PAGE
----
Tuesday, January 17, 2012

Dare to Dream

It could be argued that this post should have been yesterday, but my sense of timing with this alphabetically inspired theme is tied purely to the sequential progression of the letters, not to the calendar and the day honoring the man best remembered for the words, "I have a dream."

We all dream -- although I have heard some claim that they never dream.  I think dreams are how our mind organizes the deluge of information it receives each and every day.  Perhaps dreaming is how our brain "connects the dots" and establishes the neural pathways to allow us to retrieve that information at a later time.  That would explain why dreams sometimes take on very strange connections -- it is our mind searching for order among the chaos.

The dream of Martin Luther King, Jr. was not a dream from the land of semi-sleep.  It could best be described as a vision, or pathway for the future.  I guess in that sense it was similar because it was his attempt to search out order, to chart a path, for those whose ancestors had been enslaved.  It was, and continues to this day, to be a destination of sorts for his people.

As children we have within our hearts visions of what we want to be when we "grow up."  Those dreams are often squashed in teenage or early adult years.  Rare is the individual who is able to devote his or her life in the attempt to achieve those dreams.  The result is that many reach a point where they refuse to set a course forward and merely survive.  I think this describes the majority of people.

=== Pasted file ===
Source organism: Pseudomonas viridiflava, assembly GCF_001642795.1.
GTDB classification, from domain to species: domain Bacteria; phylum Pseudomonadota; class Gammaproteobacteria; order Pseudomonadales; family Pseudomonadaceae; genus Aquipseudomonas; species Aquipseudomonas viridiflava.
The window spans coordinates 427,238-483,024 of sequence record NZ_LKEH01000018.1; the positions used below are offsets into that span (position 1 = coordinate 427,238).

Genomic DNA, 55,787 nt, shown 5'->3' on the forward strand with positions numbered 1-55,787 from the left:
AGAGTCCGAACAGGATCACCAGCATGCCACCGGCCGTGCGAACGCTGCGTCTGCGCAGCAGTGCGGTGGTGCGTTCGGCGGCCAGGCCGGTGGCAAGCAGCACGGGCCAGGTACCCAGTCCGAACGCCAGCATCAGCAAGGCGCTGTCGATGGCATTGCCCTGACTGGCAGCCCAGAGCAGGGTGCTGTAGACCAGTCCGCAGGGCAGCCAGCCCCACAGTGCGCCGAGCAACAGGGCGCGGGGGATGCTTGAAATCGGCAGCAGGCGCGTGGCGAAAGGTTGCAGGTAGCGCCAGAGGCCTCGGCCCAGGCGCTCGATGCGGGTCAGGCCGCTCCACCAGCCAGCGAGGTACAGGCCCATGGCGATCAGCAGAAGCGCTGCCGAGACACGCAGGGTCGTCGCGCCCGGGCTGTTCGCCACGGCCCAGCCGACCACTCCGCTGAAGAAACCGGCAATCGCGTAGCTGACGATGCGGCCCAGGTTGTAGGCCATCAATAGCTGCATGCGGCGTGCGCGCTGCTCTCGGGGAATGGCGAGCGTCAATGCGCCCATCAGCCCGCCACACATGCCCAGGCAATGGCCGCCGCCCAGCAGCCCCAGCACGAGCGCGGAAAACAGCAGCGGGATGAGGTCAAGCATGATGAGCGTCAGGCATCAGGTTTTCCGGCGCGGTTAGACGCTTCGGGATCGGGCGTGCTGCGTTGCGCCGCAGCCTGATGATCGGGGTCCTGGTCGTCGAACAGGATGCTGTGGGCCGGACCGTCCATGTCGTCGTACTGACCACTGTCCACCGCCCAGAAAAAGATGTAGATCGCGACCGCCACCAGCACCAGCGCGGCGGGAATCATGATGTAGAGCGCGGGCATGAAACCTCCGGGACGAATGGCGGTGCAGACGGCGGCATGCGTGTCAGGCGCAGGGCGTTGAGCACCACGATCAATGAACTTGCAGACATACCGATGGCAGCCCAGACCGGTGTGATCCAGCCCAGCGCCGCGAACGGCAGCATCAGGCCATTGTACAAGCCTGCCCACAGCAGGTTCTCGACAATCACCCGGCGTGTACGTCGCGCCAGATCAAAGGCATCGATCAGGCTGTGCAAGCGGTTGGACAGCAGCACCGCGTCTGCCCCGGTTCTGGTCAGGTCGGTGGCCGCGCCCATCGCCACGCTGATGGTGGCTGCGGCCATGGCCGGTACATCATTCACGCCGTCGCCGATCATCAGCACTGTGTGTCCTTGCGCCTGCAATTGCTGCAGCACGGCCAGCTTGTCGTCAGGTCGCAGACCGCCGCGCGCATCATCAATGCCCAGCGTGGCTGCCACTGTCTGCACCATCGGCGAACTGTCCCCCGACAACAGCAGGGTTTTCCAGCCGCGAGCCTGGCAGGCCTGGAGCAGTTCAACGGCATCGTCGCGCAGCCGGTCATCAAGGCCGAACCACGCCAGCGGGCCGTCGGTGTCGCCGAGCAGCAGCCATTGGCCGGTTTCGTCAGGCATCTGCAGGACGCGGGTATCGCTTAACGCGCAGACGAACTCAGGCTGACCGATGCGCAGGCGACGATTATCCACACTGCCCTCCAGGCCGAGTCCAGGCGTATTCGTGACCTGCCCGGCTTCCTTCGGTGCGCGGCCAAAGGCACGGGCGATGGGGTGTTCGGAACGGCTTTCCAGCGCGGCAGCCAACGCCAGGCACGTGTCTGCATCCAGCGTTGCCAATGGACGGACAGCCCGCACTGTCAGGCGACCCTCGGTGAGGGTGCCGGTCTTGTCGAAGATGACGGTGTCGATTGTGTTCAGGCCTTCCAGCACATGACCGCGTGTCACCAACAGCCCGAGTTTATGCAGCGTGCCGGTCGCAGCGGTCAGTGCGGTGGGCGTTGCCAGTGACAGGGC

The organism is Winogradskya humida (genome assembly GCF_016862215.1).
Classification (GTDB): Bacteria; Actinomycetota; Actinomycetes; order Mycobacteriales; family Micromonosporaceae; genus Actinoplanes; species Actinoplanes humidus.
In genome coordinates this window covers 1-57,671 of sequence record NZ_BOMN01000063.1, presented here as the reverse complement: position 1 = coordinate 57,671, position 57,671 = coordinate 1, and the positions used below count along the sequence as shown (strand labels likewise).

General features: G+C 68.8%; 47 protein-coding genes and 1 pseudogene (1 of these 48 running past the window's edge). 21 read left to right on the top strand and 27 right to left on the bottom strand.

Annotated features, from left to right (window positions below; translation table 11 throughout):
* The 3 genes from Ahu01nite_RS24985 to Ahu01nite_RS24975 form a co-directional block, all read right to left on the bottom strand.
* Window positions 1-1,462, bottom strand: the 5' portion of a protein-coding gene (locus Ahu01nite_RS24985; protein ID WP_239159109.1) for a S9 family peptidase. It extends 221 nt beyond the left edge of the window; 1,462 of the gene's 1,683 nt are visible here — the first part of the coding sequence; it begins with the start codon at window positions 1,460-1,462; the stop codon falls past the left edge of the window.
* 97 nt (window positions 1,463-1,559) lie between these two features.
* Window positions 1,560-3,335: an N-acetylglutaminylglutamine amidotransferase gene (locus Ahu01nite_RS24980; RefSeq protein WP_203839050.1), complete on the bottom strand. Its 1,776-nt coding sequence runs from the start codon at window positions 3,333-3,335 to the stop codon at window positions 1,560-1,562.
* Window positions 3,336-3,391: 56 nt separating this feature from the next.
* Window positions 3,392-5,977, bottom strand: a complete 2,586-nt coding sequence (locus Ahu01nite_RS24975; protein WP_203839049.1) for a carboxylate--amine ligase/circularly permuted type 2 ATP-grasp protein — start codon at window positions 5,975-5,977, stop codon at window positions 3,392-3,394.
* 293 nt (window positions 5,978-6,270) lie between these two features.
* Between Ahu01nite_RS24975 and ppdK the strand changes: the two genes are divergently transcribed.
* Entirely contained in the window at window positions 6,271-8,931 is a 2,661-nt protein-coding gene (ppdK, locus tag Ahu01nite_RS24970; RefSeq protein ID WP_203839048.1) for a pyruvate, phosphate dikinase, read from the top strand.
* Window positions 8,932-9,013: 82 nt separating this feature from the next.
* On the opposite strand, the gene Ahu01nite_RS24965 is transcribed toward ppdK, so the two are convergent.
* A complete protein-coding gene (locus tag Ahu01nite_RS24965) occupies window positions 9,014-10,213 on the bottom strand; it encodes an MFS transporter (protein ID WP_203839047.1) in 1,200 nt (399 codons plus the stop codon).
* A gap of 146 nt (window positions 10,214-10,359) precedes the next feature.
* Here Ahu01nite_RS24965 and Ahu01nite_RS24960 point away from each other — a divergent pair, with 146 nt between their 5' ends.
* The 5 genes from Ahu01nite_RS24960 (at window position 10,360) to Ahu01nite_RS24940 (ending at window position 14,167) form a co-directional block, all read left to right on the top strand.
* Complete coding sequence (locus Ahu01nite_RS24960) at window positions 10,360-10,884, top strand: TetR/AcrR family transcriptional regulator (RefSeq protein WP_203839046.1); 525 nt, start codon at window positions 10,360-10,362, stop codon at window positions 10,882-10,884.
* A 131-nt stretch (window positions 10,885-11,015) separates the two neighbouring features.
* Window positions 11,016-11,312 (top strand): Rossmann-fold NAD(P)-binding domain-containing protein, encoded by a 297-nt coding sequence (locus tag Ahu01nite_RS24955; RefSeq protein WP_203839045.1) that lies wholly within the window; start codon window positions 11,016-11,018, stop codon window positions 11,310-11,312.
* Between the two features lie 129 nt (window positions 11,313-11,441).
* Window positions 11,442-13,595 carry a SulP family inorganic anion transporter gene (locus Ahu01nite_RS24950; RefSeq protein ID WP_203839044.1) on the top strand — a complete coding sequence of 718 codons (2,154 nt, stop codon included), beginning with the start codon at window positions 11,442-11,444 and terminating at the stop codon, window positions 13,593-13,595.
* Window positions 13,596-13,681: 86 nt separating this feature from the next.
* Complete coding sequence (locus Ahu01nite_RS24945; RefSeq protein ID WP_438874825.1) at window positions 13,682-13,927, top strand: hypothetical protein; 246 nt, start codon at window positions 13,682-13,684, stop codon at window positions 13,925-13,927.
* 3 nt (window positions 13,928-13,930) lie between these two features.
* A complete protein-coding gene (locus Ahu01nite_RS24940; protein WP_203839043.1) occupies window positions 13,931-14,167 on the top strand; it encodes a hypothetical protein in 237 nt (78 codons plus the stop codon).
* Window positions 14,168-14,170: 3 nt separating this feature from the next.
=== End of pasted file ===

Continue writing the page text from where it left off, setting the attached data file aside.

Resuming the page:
How does one reignite the dreams of youth?  Granted, the realities of individual athletic ability, or the lack of giftedness in the arts is often the reason for the fading of many dreams, yet, it isn't necessarily such dreams to which I refer.  I am speaking to having a vision of any kind -- a chart by which to move forward toward some worthy end rather than merely drifting through life hoping that the "means" will outlast the "end."

It is never too late to dream.  It doesn't have to be Professional ballplayer or Movie Star or even CEO of a major corporation, it can be as simple as the best mother or father to your children, or the best employee in your workplace.  The key is that it must be something worthwhile -- something that will make a lasting impact.  It can be as large as that of Martin Luther King, Jr. or it can be more personal such as the Afghanistan War veteran who chose to conquer the loss of his legs and walk again.

Wherever you are in life, dare to dream.  Start the day with a vision of where you want to go and what you want to do and then do it to the best of your ability.

The letter "D" completes the fourth in our alphabetical series.  Suggestions for "E" would be greatly appreciated.  Just leave a comment!


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